Looking at priorities for EU securities infrastructures, Piia-Noora Kauppi, MEP, Committee on Economic and Monetary Affairs, European Parliament, thought that although there had been a significant change in securities structures, there was still a need to develop them further. The cost of fund transactions remained many times higher in Europe than in the US. This was costing the industry and its clients an estimated ?2bn a year. So trading and post-trading needed to be looked at carefully. The solution was to increase competition, which MiFID had at least partially addressed. Also the industry should begin to consolidate. Finally, legal and fiscal obstacles had to be overcome. MiFID, which was useful legislation, had not been fully implemented yet.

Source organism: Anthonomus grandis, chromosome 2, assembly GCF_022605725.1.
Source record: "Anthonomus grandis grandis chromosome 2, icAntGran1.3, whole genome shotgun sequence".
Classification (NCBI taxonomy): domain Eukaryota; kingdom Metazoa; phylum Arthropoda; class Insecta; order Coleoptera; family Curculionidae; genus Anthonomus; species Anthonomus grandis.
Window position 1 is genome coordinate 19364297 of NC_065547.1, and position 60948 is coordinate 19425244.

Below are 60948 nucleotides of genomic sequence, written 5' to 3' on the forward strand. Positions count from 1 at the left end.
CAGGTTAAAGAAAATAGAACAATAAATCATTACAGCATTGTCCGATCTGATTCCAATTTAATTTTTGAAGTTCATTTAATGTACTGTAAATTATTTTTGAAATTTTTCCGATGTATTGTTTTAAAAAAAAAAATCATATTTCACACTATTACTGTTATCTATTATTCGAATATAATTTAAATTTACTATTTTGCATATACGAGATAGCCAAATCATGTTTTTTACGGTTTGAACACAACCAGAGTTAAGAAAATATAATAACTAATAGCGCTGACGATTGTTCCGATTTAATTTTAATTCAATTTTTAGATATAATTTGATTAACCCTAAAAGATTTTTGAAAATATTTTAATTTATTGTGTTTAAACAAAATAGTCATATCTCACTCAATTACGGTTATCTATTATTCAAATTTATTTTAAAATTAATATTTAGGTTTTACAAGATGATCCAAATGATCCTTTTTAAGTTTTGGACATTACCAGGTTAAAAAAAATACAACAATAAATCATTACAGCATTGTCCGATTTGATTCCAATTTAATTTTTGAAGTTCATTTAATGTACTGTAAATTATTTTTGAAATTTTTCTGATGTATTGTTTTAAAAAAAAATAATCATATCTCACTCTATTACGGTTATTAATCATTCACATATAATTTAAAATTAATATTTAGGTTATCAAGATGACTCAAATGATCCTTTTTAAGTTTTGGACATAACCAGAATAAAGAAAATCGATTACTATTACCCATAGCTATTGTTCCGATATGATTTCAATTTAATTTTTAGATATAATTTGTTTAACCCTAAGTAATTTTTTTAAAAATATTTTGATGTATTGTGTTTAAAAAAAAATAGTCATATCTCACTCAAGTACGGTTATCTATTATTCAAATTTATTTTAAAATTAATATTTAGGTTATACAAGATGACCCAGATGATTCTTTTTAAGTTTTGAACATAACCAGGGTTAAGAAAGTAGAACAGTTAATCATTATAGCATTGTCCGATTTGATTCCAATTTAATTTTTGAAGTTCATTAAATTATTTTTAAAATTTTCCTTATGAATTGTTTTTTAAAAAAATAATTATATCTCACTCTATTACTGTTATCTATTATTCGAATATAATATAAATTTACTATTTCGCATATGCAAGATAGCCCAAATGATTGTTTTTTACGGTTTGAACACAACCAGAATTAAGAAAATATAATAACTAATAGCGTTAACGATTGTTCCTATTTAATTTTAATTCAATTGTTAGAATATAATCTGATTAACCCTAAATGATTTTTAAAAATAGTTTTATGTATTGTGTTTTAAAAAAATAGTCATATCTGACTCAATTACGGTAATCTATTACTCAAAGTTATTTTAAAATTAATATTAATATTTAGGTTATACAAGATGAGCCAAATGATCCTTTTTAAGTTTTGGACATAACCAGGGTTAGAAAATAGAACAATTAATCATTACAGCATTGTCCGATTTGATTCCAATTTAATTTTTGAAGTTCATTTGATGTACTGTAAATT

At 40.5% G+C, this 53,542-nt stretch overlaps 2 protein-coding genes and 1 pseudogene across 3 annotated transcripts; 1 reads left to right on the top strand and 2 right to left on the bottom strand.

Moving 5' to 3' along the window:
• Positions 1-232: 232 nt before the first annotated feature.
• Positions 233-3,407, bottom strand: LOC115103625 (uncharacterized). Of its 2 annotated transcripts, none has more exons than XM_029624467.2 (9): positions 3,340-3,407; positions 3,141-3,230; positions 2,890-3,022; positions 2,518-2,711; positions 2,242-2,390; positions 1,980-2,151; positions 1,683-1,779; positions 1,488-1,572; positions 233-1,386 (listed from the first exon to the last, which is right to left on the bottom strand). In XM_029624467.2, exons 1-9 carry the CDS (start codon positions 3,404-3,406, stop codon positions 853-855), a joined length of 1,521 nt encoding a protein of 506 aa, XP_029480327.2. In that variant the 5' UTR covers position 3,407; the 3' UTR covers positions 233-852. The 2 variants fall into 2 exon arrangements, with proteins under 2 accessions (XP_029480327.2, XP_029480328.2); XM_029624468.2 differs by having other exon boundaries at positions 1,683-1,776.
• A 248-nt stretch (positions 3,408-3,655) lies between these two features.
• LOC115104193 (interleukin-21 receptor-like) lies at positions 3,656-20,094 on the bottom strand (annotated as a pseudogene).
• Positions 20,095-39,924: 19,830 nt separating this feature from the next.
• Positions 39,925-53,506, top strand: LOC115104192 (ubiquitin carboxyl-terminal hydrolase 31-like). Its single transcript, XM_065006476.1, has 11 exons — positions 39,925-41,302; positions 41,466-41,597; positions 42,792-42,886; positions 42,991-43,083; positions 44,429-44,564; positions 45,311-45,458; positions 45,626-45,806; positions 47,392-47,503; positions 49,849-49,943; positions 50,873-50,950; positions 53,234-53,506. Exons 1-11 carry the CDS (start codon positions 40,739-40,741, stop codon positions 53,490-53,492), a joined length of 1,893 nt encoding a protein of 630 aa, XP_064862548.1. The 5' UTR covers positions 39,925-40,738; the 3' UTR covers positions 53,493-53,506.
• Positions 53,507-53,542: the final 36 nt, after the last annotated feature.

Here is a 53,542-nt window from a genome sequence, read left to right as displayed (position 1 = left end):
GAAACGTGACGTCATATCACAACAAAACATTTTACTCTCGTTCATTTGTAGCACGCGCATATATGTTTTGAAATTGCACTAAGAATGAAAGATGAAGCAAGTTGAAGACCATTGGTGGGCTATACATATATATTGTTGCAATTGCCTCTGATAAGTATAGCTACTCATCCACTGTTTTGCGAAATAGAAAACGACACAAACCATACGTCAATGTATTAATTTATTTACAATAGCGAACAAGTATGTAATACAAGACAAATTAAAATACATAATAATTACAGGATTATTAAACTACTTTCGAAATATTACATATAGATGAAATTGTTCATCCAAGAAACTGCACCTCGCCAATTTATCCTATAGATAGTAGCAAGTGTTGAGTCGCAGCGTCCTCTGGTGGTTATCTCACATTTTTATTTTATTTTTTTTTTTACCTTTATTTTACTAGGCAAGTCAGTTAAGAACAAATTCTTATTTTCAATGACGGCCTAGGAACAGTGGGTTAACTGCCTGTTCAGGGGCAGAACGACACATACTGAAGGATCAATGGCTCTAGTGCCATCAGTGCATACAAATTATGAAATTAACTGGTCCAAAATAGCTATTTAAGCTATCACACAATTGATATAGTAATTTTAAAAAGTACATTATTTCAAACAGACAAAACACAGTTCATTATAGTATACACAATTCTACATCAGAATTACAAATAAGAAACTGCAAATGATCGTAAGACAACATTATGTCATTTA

Mrs Kauppi first invited A. Closier from Société Générale Securities Services, a major EU custodian, to express his views on the priorities for improving the competitiveness of EU securities infrastructures from a user standpoint.

As a user of securities infrastructures he agreed that competitiveness was the key objective but the industry needed to agree on what this meant. For him it meant safety, liquidity and lower costs for users encompassing all elements charged along the value chain ie infrastructure fees as well as internal costs for users. These cost reductions could be achieved more easily according to his experience by more integration and streamlined processes than by fragmentation leading to more complexity which was the direction in which the market was moving at present, he thought. Becoming competitive was also the condition for the EU industry to be in a position to establish a balanced dialogue with external partners and first of all with US partners and US infrastructures, as alternative axes of consolidation start developing across the Atlantic.